Remember:  The NW Weather Workshop in Seattle on March 2-3.   See information on the right panel.

11 comments:

Karin Corbin said...

Find us some sunny weather for a major search party to go looking for Leah.

Timothy said...

When do you suppose weather forecasters will get a more pleasing graphical color palette to work with? I always learn a lot reading your posts, maps etc...but the maps themselves are ugly and aesthetically so 1970's.

Is this a function of weathermen not having Raven quality color palettes? I would be happy to give you my map if it helps the cause http://www.goodnaturepublishing.com/lgwatersheds.htm

Best fishes,
Timothy

Alex Mineev said...

Cliff, can you post a link explaining what absolute vorticity means? The images you show say "absolute vorticity". Would be nice to have an explanation of the term. Or may be do a post on this :)

Alex Mineev said...
This comment has been removed by the author.
Unknown said...

I really like the rainfall totals displayed in this blog. I am new to the area and am interested in tracking these totals in real time, but have been unable to find a good source. I'm looking for something with a map, not just a dump of data from some telemetry equipment that is hard to read and talks about locations that I am unfamiliar with. Anybody have any good ideas?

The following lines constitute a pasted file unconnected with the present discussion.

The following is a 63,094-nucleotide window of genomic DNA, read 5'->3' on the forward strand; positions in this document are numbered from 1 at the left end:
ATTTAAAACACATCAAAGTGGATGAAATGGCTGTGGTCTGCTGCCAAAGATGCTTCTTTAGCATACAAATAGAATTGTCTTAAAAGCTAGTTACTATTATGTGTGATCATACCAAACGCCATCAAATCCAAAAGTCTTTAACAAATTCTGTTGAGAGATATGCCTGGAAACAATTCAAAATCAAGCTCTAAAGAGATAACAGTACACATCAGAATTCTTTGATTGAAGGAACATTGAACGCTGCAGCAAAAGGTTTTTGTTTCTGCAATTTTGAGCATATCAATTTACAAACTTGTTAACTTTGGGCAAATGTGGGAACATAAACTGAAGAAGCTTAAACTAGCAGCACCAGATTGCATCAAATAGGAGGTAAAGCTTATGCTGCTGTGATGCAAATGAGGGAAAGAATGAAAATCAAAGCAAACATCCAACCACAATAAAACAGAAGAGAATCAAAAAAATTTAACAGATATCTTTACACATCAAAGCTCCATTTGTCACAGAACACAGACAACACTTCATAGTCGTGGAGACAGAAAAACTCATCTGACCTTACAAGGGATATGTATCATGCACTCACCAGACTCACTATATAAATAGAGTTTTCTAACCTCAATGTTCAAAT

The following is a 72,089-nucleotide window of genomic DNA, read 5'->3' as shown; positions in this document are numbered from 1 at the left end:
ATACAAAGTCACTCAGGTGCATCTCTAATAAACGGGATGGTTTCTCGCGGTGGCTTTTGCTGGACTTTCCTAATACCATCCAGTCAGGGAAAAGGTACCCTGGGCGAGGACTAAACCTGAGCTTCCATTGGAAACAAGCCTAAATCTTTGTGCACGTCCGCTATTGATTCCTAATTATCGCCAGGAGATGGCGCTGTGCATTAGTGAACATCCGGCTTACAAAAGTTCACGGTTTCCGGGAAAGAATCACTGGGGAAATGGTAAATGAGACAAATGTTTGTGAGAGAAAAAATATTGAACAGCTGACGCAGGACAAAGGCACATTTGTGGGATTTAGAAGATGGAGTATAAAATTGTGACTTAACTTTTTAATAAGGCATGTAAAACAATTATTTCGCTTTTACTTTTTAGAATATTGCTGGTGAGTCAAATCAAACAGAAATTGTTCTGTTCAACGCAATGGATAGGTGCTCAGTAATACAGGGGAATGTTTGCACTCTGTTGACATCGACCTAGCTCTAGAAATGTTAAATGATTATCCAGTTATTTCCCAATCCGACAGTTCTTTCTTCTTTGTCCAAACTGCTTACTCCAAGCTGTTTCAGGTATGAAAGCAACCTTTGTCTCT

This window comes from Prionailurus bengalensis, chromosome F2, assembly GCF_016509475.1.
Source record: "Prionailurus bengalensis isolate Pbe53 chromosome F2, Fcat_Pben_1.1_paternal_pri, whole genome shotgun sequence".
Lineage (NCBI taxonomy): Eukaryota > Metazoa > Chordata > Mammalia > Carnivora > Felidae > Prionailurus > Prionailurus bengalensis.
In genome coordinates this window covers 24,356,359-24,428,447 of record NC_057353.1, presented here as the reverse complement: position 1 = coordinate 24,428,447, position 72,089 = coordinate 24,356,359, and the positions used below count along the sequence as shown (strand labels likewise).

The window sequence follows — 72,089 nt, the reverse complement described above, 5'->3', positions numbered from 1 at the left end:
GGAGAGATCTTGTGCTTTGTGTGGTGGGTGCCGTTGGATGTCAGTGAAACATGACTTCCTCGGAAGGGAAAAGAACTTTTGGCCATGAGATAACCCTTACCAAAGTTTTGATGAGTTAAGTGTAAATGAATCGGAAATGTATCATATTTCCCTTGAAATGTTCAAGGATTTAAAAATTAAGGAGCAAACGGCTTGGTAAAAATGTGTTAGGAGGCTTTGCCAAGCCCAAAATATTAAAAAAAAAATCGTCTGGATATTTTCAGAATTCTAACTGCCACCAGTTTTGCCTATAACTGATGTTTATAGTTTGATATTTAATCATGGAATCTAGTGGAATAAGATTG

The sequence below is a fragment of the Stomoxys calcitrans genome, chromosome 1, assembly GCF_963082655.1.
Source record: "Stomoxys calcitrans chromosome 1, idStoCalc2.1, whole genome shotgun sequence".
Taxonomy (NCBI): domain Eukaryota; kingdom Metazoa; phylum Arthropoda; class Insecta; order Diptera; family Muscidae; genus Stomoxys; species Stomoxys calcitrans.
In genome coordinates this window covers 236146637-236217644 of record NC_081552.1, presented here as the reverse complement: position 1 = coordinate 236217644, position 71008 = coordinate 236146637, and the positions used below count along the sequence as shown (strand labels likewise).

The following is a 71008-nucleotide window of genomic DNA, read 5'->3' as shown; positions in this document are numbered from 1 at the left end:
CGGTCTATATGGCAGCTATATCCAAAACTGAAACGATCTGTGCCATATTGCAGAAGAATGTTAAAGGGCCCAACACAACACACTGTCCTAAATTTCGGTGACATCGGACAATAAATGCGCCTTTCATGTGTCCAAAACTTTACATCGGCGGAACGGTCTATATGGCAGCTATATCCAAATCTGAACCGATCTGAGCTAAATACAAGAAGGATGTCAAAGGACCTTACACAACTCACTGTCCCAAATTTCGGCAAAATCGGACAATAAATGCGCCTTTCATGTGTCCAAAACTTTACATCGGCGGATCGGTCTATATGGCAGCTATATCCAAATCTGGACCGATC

JordanP said...

@Unknown,
Go to Wunderground.com and enter your zip code into the search location. It will bring up the Seattle weather, but if you go the bottom of the page you will see a listing of personal weather stations centered around your zip code.

That page only displays current precipitation rates, not total rainfall, but if you go to most any of the weather station pages they will show the daily and monthly totals and you can select date ranges to see the history.

From any of the personal weather station pages, click on the "View Interactive WunderMap" link under the map on the right. This will give you an expanded map of all the weather stations in your area. It's a great resource if you want to track weather in your neighborhood.

WWH said...

@Unknown - See this page: http://www.wrh.noaa.gov/mesowest/gmap.php?map=sew

Controls on the right panel let you select the type of data you want to display.

Drew said...

We're getting some crazy wind in Yakima right now!

Jenny said...

Cliff,
I read every post on your blog and am so thankful for your accesible, insightful analysis. If I still lived in Washington I would come help you find your dog! Best of luck in your search. My thoughts are with you.

mig said...

My Tacoma neighborhood was a major beneficiary of the recent rain shadow, which we don't get all that often. Combined with the high winds, it helped de-soggify local trails and soccer fields.

Soupman said...

Interesting cloud bank just south of the I90 corridor on the East side. There seems to be a battle between onshore flow and more drier off-shore winds right over this area. This angled bank has been stationery for most of the day so far. Isn't weather fun??